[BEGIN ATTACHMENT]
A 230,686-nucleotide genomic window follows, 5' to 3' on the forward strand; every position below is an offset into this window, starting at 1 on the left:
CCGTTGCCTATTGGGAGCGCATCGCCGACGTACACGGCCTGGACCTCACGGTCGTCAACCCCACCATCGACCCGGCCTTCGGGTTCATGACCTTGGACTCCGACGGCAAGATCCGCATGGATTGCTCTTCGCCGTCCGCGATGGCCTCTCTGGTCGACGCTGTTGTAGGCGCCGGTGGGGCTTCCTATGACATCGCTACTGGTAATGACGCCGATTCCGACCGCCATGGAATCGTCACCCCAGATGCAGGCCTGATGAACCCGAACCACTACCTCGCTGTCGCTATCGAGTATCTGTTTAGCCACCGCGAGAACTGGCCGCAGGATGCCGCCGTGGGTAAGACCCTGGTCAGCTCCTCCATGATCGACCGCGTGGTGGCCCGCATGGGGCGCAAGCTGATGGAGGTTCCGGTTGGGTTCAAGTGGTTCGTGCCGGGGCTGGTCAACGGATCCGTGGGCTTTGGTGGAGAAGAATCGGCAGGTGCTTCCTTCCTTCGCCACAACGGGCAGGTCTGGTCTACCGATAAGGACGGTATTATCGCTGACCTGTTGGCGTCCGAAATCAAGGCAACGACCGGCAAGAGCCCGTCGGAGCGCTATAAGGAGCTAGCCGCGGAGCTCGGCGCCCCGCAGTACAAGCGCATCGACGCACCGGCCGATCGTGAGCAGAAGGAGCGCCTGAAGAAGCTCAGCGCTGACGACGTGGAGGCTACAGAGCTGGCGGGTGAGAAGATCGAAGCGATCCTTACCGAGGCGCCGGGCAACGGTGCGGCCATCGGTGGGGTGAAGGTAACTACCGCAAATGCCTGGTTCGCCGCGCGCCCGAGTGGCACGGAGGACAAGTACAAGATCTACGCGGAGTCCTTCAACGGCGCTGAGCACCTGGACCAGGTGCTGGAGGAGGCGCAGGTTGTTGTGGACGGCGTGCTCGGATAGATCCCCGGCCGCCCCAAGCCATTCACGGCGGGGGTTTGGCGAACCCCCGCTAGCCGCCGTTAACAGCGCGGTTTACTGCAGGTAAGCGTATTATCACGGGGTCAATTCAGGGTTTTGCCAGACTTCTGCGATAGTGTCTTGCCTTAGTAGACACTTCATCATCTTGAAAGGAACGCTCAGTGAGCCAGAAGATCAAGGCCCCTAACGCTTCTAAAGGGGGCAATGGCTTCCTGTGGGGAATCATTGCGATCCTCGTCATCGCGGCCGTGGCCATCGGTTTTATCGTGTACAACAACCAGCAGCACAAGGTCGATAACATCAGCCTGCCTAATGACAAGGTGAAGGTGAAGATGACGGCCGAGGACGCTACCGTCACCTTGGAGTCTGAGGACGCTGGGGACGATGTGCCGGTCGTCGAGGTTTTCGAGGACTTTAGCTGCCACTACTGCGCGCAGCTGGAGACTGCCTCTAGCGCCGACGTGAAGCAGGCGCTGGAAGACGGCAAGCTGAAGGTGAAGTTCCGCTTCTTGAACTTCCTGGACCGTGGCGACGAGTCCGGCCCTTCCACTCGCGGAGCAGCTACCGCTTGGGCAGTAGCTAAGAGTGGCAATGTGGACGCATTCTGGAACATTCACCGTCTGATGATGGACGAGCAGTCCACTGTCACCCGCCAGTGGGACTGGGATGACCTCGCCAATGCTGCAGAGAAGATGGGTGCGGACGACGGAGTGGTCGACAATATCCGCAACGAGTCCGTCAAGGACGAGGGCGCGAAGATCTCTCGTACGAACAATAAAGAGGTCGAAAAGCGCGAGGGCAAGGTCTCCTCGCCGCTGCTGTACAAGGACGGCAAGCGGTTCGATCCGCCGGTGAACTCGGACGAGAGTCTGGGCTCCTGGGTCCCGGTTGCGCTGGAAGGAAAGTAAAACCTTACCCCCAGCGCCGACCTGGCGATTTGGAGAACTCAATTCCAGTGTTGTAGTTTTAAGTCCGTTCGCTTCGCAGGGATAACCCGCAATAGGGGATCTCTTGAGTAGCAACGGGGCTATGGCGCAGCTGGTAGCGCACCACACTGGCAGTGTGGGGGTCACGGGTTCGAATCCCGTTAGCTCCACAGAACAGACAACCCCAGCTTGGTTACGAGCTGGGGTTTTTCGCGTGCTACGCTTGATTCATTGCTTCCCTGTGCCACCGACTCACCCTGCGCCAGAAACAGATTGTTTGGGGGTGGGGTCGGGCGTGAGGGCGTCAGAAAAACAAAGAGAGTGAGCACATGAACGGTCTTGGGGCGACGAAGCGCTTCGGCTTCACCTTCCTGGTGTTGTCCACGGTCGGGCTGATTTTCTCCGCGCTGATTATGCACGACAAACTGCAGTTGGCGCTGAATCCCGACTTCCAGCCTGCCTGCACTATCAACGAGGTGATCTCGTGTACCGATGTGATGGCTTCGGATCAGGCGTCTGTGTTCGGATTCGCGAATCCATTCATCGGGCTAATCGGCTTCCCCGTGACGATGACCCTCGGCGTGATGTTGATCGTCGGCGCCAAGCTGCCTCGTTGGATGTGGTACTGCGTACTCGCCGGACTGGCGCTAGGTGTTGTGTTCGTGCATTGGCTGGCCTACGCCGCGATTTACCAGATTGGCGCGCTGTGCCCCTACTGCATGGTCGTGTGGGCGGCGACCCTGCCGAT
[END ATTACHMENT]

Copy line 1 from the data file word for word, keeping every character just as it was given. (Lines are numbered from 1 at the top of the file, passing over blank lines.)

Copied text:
A 230,686-nucleotide genomic window follows, 5' to 3' on the forward strand; every position below is an offset into this window, starting at 1 on the left: